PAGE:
Finally, we’ll go over Return of Equity, which is the rate of return to shareholders. It represents how much money is being made off of the stock purchased by shareholders. We always want this number to be positive, as it means the company is making smart investments with their capital. Unfortunately, we find a devastatingly low -248.80%, meaning that the company is indeed losing money on shareholder’s equity.

To show how far THQ has dropped, we see that it was at a 52 week high on November 11th at $25.099 — just a little under one year ago. Unfortunately, not only has the stock price plummeted, but the $1.50 price comes after a rare 1-10 reverse stock split in July. This was done when the stock was sitting at $0.58 share and facing a possible delisting from the NASDAQ, turning every ten shares of THQ stock into one share worth ten times as much. Doing this made the market cap much smaller and made every point drop more significant. The fact that the stock is sitting at $1.50 a share after being worth $0.58 for ten times as many shares a few months ago is quite worrisome.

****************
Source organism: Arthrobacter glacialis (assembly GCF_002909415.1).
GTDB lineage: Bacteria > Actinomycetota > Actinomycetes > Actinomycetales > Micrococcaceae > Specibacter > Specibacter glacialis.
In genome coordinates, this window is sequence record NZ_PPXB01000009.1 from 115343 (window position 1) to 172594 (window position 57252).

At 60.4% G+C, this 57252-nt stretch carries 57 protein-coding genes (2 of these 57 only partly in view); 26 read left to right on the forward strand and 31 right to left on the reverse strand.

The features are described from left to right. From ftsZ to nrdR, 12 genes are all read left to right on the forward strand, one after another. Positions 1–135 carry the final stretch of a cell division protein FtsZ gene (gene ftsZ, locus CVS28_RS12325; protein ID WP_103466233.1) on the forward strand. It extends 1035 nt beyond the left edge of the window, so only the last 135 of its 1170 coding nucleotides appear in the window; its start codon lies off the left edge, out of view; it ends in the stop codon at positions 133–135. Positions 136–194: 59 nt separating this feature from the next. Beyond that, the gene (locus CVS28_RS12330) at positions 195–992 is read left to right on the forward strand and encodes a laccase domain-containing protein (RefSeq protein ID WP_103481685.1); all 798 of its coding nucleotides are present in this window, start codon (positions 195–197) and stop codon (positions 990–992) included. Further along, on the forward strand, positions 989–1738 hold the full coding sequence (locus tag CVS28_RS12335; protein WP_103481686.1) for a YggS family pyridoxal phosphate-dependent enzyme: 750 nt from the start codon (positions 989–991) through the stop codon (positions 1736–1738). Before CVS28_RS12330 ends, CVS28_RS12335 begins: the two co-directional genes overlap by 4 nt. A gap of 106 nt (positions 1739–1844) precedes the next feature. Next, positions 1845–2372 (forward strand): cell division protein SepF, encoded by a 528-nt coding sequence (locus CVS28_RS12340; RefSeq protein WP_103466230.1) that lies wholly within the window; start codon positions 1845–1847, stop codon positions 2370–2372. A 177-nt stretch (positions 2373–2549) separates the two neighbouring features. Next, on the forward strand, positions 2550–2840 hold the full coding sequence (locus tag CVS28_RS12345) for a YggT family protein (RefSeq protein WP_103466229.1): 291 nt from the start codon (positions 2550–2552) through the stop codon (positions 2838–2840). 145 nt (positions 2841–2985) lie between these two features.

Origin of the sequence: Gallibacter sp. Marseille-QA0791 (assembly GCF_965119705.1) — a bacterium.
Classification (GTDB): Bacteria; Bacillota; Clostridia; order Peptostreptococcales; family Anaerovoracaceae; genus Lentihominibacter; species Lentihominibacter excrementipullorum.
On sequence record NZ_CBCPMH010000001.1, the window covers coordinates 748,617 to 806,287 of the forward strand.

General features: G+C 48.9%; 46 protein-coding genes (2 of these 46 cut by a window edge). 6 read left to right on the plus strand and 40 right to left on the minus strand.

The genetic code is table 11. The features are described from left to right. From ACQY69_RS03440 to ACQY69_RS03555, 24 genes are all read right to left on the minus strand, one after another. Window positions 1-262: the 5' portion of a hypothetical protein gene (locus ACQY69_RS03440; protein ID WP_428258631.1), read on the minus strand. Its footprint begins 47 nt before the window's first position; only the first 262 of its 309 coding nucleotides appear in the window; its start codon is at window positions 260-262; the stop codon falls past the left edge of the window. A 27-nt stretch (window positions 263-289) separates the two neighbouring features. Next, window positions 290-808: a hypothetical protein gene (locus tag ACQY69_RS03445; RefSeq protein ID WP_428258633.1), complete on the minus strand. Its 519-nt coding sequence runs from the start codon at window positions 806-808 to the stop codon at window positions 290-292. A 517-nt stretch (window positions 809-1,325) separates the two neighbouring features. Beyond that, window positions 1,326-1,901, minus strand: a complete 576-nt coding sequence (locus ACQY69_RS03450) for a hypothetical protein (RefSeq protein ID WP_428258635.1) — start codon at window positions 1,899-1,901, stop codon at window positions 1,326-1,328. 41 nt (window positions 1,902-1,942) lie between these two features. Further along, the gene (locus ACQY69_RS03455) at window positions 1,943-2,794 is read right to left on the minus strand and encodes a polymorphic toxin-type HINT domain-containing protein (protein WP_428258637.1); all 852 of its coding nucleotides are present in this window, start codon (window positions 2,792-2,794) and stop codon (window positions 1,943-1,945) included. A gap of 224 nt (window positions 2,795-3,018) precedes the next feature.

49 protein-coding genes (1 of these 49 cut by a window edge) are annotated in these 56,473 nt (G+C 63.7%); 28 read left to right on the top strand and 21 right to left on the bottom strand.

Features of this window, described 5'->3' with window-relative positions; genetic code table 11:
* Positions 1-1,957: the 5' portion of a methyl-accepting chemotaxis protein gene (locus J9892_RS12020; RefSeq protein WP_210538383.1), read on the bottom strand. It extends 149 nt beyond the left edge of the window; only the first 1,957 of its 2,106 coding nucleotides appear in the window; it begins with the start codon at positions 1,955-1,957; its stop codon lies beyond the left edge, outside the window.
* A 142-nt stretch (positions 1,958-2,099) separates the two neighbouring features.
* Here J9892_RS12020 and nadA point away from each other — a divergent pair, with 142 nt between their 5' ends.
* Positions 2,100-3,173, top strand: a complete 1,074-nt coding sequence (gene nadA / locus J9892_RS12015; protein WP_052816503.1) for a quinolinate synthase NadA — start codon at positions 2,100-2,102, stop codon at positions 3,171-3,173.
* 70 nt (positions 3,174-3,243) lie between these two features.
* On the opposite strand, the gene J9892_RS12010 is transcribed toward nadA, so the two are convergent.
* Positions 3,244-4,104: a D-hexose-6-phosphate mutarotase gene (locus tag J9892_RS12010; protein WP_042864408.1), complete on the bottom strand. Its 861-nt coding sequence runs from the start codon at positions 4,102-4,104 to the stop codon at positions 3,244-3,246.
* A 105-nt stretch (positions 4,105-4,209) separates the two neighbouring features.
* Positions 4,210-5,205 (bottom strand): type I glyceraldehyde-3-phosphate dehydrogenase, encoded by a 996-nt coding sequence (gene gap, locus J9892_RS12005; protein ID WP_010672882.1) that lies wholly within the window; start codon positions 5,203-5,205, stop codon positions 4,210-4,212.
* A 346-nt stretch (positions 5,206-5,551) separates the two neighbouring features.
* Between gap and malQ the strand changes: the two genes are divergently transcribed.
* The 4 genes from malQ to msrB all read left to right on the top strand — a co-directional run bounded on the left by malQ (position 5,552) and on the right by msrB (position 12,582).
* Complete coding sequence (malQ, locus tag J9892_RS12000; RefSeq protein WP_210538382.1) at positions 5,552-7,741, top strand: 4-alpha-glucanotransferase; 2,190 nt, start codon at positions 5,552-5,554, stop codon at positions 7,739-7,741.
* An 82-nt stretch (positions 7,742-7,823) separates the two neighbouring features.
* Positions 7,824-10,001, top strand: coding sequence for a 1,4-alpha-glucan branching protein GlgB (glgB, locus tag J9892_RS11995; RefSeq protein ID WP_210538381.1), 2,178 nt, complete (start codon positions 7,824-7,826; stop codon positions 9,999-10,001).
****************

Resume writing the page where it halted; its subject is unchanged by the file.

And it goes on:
Now that we’ve gone through the most important metrics of stock investing, hopefully it’s easier to grasp what all the THQ stock news has meant. As you can clearly see, there’s hardly a single positive stock metric for the company. While we can’t predict the future of THQ, today’s 50% drop is going to be hard to recover from. If the stock goes below $1.00 again for ten conesctuvie days, THQ could face being delisted from the NASDAQ. We’re not sure if another reverse stock split would be possible — and even so, it would make the company’s value incredibly tiny. Based completely on the data above, it’s hard to see a reason why THQ would be a tempting investment for traders at this point, making us wonder what possible conclusions the company could face.